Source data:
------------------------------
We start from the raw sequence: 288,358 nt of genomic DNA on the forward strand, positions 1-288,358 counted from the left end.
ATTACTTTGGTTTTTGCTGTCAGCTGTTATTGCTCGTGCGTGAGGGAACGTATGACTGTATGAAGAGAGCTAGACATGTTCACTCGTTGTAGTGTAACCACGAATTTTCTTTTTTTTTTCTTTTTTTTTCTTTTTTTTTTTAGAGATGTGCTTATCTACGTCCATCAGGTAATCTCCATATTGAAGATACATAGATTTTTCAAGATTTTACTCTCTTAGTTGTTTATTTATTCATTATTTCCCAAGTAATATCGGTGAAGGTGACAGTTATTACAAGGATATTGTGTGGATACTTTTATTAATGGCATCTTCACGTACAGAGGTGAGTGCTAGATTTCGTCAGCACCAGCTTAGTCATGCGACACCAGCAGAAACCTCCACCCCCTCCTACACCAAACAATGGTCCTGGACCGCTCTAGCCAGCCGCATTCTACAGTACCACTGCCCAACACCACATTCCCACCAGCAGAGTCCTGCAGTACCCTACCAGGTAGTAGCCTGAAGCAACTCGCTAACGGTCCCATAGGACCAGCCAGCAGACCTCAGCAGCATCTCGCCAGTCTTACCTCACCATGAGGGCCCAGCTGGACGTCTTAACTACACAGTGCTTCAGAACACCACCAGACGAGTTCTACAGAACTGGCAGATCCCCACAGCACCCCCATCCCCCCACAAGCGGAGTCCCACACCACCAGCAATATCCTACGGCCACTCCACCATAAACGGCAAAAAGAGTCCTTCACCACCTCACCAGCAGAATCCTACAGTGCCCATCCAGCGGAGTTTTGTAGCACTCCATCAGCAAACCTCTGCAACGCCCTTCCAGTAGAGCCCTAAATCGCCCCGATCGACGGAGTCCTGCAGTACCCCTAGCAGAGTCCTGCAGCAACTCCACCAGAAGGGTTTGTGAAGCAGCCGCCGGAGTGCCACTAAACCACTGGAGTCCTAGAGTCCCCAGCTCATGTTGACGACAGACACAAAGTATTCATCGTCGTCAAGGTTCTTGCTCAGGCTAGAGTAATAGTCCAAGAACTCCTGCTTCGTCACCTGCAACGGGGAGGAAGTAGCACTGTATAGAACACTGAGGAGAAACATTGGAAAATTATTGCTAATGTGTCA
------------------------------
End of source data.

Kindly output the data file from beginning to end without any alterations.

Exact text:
We start from the raw sequence: 288,358 nt of genomic DNA on the forward strand, positions 1-288,358 counted from the left end.
ATTACTTTGGTTTTTGCTGTCAGCTGTTATTGCTCGTGCGTGAGGGAACGTATGACTGTATGAAGAGAGCTAGACATGTTCACTCGTTGTAGTGTAACCACGAATTTTCTTTTTTTTTTCTTTTTTTTTCTTTTTTTTTTTAGAGATGTGCTTATCTACGTCCATCAGGTAATCTCCATATTGAAGATACATAGATTTTTCAAGATTTTACTCTCTTAGTTGTTTATTTATTCATTATTTCCCAAGTAATATCGGTGAAGGTGACAGTTATTACAAGGATATTGTGTGGATACTTTTATTAATGGCATCTTCACGTACAGAGGTGAGTGCTAGATTTCGTCAGCACCAGCTTAGTCATGCGACACCAGCAGAAACCTCCACCCCCTCCTACACCAAACAATGGTCCTGGACCGCTCTAGCCAGCCGCATTCTACAGTACCACTGCCCAACACCACATTCCCACCAGCAGAGTCCTGCAGTACCCTACCAGGTAGTAGCCTGAAGCAACTCGCTAACGGTCCCATAGGACCAGCCAGCAGACCTCAGCAGCATCTCGCCAGTCTTACCTCACCATGAGGGCCCAGCTGGACGTCTTAACTACACAGTGCTTCAGAACACCACCAGACGAGTTCTACAGAACTGGCAGATCCCCACAGCACCCCCATCCCCCCACAAGCGGAGTCCCACACCACCAGCAATATCCTACGGCCACTCCACCATAAACGGCAAAAAGAGTCCTTCACCACCTCACCAGCAGAATCCTACAGTGCCCATCCAGCGGAGTTTTGTAGCACTCCATCAGCAAACCTCTGCAACGCCCTTCCAGTAGAGCCCTAAATCGCCCCGATCGACGGAGTCCTGCAGTACCCCTAGCAGAGTCCTGCAGCAACTCCACCAGAAGGGTTTGTGAAGCAGCCGCCGGAGTGCCACTAAACCACTGGAGTCCTAGAGTCCCCAGCTCATGTTGACGACAGACACAAAGTATTCATCGTCGTCAAGGTTCTTGCTCAGGCTAGAGTAATAGTCCAAGAACTCCTGCTTCGTCACCTGCAACGGGGAGGAAGTAGCACTGTATAGAACACTGAGGAGAAACATTGGAAAATTATTGCTAATGTGTCA